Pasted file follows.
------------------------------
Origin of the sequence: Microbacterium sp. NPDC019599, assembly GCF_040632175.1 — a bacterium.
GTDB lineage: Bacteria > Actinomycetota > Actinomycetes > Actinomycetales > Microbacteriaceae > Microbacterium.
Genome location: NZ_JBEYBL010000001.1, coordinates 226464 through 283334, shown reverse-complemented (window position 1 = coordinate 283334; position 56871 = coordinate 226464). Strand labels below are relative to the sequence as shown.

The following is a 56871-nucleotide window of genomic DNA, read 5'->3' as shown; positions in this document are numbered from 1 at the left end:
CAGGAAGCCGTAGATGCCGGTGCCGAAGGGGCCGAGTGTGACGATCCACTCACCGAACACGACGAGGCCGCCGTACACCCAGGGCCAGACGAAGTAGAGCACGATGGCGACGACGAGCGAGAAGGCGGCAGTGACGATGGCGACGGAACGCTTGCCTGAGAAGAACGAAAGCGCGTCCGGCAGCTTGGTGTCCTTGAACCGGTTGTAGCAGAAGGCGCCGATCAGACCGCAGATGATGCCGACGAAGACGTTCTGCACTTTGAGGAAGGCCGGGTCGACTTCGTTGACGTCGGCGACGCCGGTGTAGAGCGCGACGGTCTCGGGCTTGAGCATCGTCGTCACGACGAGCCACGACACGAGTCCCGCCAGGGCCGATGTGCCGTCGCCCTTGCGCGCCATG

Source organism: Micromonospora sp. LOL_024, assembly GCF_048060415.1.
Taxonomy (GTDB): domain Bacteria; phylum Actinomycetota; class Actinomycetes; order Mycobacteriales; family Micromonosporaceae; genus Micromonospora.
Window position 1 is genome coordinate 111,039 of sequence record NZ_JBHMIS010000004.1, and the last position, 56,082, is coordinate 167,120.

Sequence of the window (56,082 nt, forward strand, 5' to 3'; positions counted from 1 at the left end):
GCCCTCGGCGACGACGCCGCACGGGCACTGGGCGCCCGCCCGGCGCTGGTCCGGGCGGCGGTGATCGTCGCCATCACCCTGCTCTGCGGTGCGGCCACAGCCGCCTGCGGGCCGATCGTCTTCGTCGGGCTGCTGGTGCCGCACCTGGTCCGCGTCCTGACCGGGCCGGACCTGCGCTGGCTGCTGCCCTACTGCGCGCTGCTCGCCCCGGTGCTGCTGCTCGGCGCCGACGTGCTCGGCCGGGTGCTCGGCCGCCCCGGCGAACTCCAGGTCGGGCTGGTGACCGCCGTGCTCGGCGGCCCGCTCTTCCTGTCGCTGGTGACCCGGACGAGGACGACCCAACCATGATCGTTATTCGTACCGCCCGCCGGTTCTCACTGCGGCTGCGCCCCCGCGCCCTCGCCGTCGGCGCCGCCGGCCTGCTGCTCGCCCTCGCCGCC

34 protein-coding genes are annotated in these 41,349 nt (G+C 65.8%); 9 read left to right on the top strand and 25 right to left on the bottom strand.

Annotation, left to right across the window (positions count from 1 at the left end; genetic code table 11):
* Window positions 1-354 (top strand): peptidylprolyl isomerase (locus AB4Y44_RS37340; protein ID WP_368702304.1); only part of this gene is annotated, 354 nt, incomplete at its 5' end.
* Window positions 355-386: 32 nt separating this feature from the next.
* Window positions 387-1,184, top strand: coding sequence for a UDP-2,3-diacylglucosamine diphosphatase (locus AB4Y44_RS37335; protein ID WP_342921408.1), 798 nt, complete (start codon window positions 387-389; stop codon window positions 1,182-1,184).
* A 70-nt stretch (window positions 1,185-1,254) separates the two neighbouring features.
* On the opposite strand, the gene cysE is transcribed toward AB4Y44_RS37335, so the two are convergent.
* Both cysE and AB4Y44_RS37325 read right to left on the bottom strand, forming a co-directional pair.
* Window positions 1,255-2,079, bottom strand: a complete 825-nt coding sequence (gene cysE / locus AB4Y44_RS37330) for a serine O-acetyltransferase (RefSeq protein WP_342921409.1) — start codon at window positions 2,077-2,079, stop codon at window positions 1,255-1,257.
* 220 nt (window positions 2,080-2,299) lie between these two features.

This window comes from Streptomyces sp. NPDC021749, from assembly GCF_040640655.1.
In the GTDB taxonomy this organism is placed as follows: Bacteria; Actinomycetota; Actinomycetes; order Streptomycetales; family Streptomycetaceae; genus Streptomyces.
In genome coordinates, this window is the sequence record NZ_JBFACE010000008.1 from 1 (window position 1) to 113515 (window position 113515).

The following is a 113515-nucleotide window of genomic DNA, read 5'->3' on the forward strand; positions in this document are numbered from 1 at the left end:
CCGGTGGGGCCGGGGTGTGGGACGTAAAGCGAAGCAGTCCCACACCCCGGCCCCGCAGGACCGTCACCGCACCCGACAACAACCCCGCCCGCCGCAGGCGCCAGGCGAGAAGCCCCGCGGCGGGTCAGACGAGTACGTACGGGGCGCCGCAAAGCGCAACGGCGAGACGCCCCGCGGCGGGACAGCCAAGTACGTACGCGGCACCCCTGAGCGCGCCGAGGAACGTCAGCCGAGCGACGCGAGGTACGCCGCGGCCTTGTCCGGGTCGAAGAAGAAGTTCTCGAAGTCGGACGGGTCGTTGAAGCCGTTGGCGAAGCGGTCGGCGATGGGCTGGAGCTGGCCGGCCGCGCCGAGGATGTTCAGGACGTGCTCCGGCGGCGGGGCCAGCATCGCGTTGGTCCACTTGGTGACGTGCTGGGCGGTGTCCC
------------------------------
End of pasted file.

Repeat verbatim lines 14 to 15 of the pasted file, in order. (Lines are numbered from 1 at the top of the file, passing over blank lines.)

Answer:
* Window positions 355-386: 32 nt separating this feature from the next.
* Window positions 387-1,184, top strand: coding sequence for a UDP-2,3-diacylglucosamine diphosphatase (locus AB4Y44_RS37335; protein ID WP_342921408.1), 798 nt, complete (start codon window positions 387-389; stop codon window positions 1,182-1,184).